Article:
On November 15, 2011, the Enough Project, along with the U.S. Agency for International Development, the U.S. Department of State, the International Conference on the Great Lakes Region, and a coalition of private sector partners, civil society, and other organizations, formally launched the Public Private Alliance for Responsible Minerals Trade, or PPA.
The alliance is part of ongoing efforts by a multi-stakeholder group to support the Democratic Republic of the Congo and other governments in the Great Lakes Region of Africa to severe the link between the trade in conflict minerals and ongoing violence and human rights abuses. It aims to provide leverage through financial and technical resources from several governmental and non-governmental sectors to promote a responsible minerals trade in the region. Additionally, the PPA provides a mechanism for coordination and information sharing among government, industry, and civil society actors seeking to support conflict-free sourcing in the Congo and surrounding region.
To mark the event on Tuesday, November 15, the United States Institute of Peace, or USIP, hosted a panel discussion and an official signing ceremony. The event included remarks from senior U.S. government officials such as Under Secretary of State for Economic Affairs Robert Hormats, Under Secretary of State for Global Affairs Maria Otero, Principal Deputy Assistant Secretary of State's Bureau of African Affairs Donald Yamamoto, and USAID Senior Deputy Assistant Administrator for Africa Sharon Cromer. Representatives from industry and NGOs including HP, Motorola Solutions, and PACT, also chimed in.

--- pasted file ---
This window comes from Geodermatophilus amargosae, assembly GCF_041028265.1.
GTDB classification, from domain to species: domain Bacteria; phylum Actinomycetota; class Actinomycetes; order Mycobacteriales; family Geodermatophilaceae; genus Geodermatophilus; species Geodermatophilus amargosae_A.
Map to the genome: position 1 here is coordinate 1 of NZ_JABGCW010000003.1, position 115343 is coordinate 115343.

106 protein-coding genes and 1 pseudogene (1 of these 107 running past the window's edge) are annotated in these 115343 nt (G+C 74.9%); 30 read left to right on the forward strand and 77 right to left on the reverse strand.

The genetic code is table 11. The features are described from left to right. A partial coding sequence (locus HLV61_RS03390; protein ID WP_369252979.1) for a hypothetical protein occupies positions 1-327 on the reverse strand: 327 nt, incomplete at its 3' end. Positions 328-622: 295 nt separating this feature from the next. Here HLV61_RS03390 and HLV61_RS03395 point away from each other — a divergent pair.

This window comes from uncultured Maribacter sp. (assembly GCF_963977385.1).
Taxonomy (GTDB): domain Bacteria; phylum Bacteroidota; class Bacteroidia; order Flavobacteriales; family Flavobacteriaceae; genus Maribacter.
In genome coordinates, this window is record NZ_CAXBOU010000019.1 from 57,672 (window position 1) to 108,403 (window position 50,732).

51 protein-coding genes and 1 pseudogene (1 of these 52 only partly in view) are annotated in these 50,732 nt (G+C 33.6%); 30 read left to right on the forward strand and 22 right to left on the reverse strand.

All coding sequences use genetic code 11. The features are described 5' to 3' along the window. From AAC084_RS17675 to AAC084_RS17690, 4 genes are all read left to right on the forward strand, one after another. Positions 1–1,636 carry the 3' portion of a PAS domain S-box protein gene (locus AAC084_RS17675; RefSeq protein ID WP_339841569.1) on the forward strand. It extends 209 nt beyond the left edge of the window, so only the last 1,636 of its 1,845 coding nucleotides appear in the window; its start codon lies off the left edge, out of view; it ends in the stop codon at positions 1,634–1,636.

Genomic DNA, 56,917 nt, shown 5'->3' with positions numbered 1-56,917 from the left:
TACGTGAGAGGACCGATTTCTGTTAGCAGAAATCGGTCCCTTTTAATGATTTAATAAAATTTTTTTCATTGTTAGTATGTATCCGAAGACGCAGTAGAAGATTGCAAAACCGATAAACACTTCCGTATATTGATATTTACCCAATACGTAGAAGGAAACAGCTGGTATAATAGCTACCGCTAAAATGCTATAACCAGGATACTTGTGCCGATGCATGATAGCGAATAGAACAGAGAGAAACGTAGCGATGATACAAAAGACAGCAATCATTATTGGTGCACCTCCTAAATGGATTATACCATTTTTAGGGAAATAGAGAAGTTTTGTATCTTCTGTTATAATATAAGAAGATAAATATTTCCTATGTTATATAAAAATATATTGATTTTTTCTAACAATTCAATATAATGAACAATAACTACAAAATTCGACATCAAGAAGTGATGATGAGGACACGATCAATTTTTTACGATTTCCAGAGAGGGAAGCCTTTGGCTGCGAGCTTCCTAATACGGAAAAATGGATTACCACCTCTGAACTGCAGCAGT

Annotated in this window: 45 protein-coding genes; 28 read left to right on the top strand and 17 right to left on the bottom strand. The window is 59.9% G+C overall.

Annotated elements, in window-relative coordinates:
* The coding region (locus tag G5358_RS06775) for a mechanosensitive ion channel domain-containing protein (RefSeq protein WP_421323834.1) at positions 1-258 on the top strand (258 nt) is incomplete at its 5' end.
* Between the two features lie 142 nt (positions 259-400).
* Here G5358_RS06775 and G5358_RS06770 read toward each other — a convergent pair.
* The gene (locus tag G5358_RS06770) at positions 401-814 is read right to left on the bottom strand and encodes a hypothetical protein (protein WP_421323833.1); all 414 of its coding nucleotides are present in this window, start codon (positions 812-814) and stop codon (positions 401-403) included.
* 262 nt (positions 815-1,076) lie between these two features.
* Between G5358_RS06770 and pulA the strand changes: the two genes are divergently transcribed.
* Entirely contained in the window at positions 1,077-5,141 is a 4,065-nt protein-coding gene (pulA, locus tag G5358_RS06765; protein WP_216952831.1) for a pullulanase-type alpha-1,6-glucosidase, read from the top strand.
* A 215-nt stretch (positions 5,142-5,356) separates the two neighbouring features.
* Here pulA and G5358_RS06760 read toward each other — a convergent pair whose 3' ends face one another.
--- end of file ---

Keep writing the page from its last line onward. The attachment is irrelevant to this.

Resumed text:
Enough Congo policy analyst Aaron Hall, who was in attendance at the USIP signing, said afterward:
The Enough Project is encouraged by today’s signing of the Public Private Alliance. This coalition of stakeholders brings critical resources and commitment to bear not only in efforts to establish a transparent and credible mineral supply chain out of eastern Congo, but also to the development and economic diversification of affected communities in the region. Given the complexities of conflict in the Great Lakes region of Africa, it is clear that no one organization or entity is capable of finding a solution on its own. The advent of the PPA now adds tremendous value as a platform for harmonization and multi-stakeholder cooperation between governments, industry, and civil society.
Although the alliance is a significant achievement and a step in the right direction, the PPA is still in the early development stages so it will be important to monitor going forward.
"We are pleased to be a part of the PPA and believe that it holds a lot of promise,” added Enough Project Executive Director John Bradshaw. “But we are going to be carefully scrutinizing the progress of the alliance and will push to make sure it lives up to its potential."
Photo: Mine in eastern Congo (Jeff Trussell / Enough Project)